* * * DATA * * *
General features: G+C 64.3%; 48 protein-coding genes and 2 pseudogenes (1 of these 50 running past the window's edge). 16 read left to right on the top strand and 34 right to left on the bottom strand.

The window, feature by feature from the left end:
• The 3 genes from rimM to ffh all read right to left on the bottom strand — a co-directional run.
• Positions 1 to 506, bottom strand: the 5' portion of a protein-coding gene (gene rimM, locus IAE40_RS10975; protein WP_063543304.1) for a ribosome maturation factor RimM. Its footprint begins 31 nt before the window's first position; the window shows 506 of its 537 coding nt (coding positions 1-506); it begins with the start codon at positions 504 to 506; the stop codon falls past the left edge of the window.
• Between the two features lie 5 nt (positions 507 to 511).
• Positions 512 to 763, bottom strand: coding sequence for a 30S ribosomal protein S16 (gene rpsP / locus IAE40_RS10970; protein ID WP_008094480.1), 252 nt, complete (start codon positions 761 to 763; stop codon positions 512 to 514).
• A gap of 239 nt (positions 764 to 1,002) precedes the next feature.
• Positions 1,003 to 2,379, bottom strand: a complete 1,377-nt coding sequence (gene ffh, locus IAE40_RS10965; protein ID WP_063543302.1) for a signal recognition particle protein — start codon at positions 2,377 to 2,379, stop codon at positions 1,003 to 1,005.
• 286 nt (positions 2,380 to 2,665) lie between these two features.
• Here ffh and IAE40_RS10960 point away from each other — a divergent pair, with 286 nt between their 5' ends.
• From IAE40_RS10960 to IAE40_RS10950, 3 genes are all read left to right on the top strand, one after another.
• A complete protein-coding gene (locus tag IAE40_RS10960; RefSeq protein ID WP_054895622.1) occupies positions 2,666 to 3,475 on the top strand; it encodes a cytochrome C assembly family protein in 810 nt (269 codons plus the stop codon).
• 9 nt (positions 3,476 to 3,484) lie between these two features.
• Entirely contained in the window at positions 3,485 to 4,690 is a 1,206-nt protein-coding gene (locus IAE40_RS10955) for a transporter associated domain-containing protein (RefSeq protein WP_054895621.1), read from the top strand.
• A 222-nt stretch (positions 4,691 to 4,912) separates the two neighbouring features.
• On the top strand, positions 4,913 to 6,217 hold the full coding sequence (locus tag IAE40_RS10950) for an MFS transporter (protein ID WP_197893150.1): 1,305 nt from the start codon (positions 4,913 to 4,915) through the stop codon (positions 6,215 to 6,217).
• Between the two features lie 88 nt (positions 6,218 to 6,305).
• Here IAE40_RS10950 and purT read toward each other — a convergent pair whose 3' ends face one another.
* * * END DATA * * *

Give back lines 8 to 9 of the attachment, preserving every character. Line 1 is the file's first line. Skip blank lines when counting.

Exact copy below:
• Positions 1,003 to 2,379, bottom strand: a complete 1,377-nt coding sequence (gene ffh, locus IAE40_RS10965; protein ID WP_063543302.1) for a signal recognition particle protein — start codon at positions 2,377 to 2,379, stop codon at positions 1,003 to 1,005.
• 286 nt (positions 2,380 to 2,665) lie between these two features.